Thursday, September 29, 2005

Thursday 29th, Fri 30th Sept - Scene Design

This lesson began in the waiting room of Glenfield Dental Surgery as Marie got scaled and polished. It finished in Cornwall Park (pictured), Greenlane, in the brilliant sunshine of Friday morning!

I was looking at scene design, chapter 10 of Story. Scenes are what makes up Acts, as I discovered last Friday.

"A scene is a story in miniature ... No matter locations or length, a scene is unified around desire, action, conflict and change."

Scene design, this chapter told me, was about
  • turning points
  • setups/payoffs
  • emotional dynamics
  • choice
First, turning points. Every scene is a minor, moderate or major turning point. Turning points are about surprise. A really good surprise moment sends you back through the film, picking up the clues that now seem so obvious in light of the surprise revelation.

The best example of a very major turning point is the climax of The Sixth Sense, where (SPOILER ALERT!!) Bruce Willis realises he's, well, dead. And not just a little bit, either.

Interestingly, the film actually shows some of those clues, because in initial screenings they found the audience didn't really get what was going on. So they cut in the boy saying "They don't even know they're dead". (Thanks to the film Edge Codes for that insight!)

That was a brilliant "aha!" moment. One of my favourites of all time. So was Darth Vader saying "Luke, I am your father!" So was Humphrey Bogart's character realising that Ilsa thought her husband had died, then discovered he was alive.

"The effect of a beautifully turned moment," says McKee, "is that the filmgoers experience a rush of knowledge as if they did it for themselves."

He then said something very interesting about the writing craft: it's not through your language that self-expression really comes, that's just surface. It's through these moments, these turning points that true self-expression as a writer comes.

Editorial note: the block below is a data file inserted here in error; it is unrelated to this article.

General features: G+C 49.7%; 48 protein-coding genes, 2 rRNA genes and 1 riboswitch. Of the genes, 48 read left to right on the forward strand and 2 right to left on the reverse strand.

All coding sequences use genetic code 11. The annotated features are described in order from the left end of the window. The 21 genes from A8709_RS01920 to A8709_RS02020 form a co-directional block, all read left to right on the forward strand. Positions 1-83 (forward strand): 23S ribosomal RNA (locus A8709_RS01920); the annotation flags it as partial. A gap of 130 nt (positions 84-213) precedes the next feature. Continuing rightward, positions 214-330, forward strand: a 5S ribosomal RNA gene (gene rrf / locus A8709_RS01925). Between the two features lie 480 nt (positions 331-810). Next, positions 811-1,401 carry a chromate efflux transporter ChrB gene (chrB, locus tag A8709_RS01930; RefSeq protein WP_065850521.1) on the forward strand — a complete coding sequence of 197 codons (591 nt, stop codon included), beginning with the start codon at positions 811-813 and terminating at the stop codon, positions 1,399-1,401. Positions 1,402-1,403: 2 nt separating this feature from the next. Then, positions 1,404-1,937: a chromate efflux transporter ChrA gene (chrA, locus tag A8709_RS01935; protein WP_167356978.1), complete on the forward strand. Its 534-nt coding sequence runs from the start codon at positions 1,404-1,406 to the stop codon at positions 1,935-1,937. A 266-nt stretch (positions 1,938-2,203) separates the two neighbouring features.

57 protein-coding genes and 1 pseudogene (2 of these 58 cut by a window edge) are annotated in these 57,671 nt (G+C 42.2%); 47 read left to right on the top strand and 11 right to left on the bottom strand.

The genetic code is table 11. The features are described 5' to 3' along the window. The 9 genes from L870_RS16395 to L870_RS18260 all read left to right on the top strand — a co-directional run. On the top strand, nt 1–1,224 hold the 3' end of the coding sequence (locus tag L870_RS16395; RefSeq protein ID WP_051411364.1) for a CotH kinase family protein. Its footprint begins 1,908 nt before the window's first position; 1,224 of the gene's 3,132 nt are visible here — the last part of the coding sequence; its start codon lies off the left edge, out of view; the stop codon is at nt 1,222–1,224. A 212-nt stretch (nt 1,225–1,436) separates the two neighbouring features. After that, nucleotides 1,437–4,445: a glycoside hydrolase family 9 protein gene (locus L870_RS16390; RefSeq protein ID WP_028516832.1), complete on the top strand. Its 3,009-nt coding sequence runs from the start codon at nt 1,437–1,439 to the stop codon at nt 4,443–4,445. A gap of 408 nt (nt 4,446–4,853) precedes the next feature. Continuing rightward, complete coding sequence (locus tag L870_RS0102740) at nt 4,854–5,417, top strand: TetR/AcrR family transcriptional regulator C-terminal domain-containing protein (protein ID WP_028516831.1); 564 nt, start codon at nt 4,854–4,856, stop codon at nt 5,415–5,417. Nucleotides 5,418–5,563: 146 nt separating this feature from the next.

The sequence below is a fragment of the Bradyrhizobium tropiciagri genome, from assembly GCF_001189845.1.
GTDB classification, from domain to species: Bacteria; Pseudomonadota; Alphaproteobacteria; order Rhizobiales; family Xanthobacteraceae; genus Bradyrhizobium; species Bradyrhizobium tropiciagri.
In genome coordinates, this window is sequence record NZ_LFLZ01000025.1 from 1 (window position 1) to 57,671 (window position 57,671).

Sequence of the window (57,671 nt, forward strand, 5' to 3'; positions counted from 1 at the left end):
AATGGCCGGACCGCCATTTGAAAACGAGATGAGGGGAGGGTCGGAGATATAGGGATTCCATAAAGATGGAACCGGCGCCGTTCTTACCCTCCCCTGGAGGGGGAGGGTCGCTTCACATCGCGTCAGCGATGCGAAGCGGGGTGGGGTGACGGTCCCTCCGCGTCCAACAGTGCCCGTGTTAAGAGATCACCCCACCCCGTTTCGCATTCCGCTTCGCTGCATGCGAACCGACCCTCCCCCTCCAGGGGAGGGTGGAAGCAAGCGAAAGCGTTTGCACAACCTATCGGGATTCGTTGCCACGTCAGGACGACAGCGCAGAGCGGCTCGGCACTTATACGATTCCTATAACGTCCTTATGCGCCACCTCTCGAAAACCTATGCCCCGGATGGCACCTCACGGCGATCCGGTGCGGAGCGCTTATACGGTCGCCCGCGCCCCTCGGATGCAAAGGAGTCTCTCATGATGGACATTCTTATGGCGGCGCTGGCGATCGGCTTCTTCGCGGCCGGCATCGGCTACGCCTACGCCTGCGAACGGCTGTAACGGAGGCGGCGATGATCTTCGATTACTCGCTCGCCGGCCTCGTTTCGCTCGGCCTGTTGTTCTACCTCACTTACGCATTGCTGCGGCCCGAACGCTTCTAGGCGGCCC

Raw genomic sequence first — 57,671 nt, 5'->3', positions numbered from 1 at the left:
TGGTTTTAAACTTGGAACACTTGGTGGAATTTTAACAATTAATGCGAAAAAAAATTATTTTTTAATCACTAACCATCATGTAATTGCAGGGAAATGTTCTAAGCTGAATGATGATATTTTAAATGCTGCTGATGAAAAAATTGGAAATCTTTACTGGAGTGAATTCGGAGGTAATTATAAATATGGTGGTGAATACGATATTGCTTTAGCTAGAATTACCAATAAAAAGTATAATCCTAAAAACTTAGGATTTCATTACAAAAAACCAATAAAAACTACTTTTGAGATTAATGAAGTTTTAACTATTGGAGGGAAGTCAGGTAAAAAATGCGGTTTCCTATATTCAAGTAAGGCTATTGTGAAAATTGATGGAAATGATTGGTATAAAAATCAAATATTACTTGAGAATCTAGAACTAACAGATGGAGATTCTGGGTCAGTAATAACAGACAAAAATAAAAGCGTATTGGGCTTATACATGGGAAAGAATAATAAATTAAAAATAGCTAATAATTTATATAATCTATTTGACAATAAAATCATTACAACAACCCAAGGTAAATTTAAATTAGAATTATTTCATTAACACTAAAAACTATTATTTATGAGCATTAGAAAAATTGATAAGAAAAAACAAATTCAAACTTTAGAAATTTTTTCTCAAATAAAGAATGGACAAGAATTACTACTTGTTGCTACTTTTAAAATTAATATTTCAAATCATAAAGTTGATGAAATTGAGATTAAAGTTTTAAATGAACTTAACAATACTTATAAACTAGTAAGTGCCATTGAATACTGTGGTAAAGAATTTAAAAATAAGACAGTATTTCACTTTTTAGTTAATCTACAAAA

Setups and payoffs... at a Janet Roach workshop I attended earlier this year, she said "Never set up what you don't pay off. Never pay off what you haven't set up."

Says it all, really. Payoffs are another way of pleasantly (or not) surprising your audience. He suggests sometimes we can think of really bizarre payoffs and be put off, "that doesn't really happen". But try it, he says, go pay and create a setup for that weird payoff you've just thought of. "Reasoning is secondary and postcreativity." Introduce the absurd, then go back in the story and plant the seeds.

Emotional dynamics ... there are only two real emotions, says McKee. Pleasure and pain. Everything else is a variation on one or the other.

"Feeling makes emotion specific." Feeling or mood is a way of foreshadowing, a way of preparing or shaping the audience's anticipations.

Mood is carried across in your writing, in the lighting, camera angles and acting styles. But mood can't substitute for emotion. Confused?

There's an example of a scene where the emotion turns from bad to good, but the mood is up for grabs.

To summarise (don't want to quote too much of the book here!) two lovers are estranged, the guy has left the girl but wants to come back. She won't let him in, he breaks the door down, she threatens him with a gun, they fight, the spark comes back, they make love, they're reconciled (only in Hollywood, huh?).

The emotion in that scene goes from pain to pleasure. But the mood could be a comedic one (believe it or not) ... it could be slapstick humour, with Jim Carrey playing the guy. Sunshine, wide angle shots that let the actors use their whole bodies.

Or it could be a thriller. Clint Eastwood (perhaps in his younger days?) playing the guy. Dark, tight camera angles.

There's the difference. Emotion changes, and the scene turns. Mood is just the way you tell it.

Choice... a very important part of storytelling. You need to put your character into situations where they face difficult choices. "The choice between good and evil or between right and wrong is no choice at all," writes McKee, because people will always choose what's right to them.

What happens, though, when they're faced with two right choices that contradict each other? Dr. Who was confronted with this one recently... destroy the Daleks forever, but also all the humans on earth? Or don't destroy them, and let the Daleks exter-mi-nate the humans anyway?

Your character needs to choose "between irreconcilable goods, or the lesser of two evils."

"Choice must not be doubt but dilemma, not between right/wrong or good/evil, but between either positive desires or negative desires of equal weight and value."


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